As growing small quantities of cannabis becomes legal, will heavy recreational users grow their own or will groups of people be able to grow together for personal use?
Will this personal use and other legal changes assist the illicit markets to operate unabated?
Not everyone illegally purchasing marijuana will move immediately or even in the short term.
They’ll do a cost-benefit analysis and identify where they can get their product the cheapest.
The new law prohibits police from using the smell of cannabis to justify searches.
With adults now permitted to store up to 5 pounds of cannabis flower and cultivate up to 12 plants for personal use at their home, police monitoring for cannabis use will significantly subside.
Simply put, the illicit market isn’t going away.
Regulated cannabis production and sales at approved licensed retailers might be cleaner, safer and higher quality.
Still, it remains to be seen how many businesses will be licensed or permitted to grow for legal resale.
State versus federal law
Once the state Office of Cannabis Management determines the number of licenses to be issued, the question becomes where businesses will set up shop.
Because the sale and use of cannabis remains illegal on the federal level, businesses might run into issues for properties with loans from Federal Deposit Insurance Corp.-insured banks.
Most cannabis companies have to buy real estate with cash or taking out loans at higher interest rates – and the interest might not be tax deductible.
The line between state and federal approval will prove especially tricky in New York City, where many of the buildings have mortgages from major federally recognized banks that include language preventing them from renting to anything that is federally illegal – including cannabis.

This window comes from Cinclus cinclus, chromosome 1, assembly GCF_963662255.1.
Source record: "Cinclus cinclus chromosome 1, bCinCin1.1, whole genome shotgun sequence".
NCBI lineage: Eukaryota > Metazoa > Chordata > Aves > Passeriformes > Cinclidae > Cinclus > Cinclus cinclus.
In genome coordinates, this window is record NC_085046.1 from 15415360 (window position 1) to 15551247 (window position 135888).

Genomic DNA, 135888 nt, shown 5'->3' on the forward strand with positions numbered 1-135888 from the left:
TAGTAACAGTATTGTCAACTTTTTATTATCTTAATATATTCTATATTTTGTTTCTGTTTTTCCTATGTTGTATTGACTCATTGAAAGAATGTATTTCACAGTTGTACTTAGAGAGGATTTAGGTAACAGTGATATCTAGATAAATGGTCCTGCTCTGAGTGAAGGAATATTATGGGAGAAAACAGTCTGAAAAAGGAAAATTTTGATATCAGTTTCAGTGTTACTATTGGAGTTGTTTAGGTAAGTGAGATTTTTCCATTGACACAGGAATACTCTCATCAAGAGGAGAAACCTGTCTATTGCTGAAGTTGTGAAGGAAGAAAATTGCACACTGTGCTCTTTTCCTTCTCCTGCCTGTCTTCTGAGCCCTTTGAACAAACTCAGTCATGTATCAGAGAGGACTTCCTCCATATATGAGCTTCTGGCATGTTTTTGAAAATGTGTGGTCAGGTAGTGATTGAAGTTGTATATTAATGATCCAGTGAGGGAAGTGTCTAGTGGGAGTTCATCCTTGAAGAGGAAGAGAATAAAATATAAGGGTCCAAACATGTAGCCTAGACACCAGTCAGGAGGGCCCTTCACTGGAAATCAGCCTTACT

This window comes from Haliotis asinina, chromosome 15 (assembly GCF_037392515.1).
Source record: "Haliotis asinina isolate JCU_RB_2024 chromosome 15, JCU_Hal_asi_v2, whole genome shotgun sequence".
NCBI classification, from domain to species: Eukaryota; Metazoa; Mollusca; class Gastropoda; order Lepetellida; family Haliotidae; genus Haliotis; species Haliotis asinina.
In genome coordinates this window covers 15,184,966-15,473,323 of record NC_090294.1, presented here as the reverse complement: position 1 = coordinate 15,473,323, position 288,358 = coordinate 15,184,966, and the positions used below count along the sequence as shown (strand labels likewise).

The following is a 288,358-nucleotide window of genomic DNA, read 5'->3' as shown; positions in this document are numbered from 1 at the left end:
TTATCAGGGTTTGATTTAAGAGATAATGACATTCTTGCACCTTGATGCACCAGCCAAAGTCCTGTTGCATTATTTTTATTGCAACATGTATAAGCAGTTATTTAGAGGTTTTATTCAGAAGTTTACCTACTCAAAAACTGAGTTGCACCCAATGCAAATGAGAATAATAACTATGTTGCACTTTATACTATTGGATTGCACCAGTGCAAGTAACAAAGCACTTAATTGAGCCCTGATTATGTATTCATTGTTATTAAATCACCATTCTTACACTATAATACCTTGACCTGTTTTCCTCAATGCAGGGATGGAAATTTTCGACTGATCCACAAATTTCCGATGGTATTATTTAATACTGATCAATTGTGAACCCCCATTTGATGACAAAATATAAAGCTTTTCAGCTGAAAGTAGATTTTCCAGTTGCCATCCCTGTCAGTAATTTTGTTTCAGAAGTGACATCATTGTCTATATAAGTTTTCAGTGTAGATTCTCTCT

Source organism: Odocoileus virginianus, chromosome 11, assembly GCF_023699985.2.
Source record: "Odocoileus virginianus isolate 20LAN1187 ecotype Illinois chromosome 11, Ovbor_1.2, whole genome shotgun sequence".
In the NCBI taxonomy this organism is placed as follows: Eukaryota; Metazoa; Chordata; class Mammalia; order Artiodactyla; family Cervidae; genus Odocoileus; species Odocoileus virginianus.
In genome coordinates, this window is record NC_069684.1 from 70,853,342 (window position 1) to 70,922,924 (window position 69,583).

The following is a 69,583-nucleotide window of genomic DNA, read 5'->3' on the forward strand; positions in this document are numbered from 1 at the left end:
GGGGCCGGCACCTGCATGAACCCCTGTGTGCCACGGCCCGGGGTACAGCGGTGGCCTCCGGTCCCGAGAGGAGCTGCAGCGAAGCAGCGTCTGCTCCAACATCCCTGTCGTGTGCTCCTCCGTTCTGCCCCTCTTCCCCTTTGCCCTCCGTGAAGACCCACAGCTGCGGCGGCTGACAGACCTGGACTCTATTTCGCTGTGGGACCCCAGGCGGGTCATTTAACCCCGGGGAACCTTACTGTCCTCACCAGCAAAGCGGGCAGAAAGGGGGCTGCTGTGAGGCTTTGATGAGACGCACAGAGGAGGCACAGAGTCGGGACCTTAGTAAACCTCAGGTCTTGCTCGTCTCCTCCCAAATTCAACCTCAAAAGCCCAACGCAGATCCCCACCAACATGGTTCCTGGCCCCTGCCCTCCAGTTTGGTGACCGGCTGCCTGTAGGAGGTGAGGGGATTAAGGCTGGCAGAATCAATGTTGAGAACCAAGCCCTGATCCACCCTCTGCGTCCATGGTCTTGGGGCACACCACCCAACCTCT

Those looking for real estate might need to prepare to pay in cash to avoid loan or lease restrictions.
Vertically integrated and minority-, women-owned businesses
The current law is designed to avoid vertically integrated companies.
That means producers will have to sell wholesale product to retailers, limiting the opportunity to structure around 280E.
With the law allowing existing medical marijuana license holders to keep their vertical integration, this could be a disadvantage for nonmedical businesses as they can grow and sell to themselves.
Under the law, half the available licenses are designated for minority- or women-owned businesses, but how the Office of Cannabis Management will define minority- and women-owned businesses is still an open question.
Other states with this provision have had difficulty keeping up with that standard.
While the MRTA legalizes many components of the cannabis industry, there are still many challenges associated with direct involvement or investment in a cannabis-related business.
It’s not impossible to break into the market, but it’ll take a savvy business operator to navigate the process and become profitable.
Jason Hoffman can be reached at firstname.lastname@example.org.
The previous installment of this series is available here.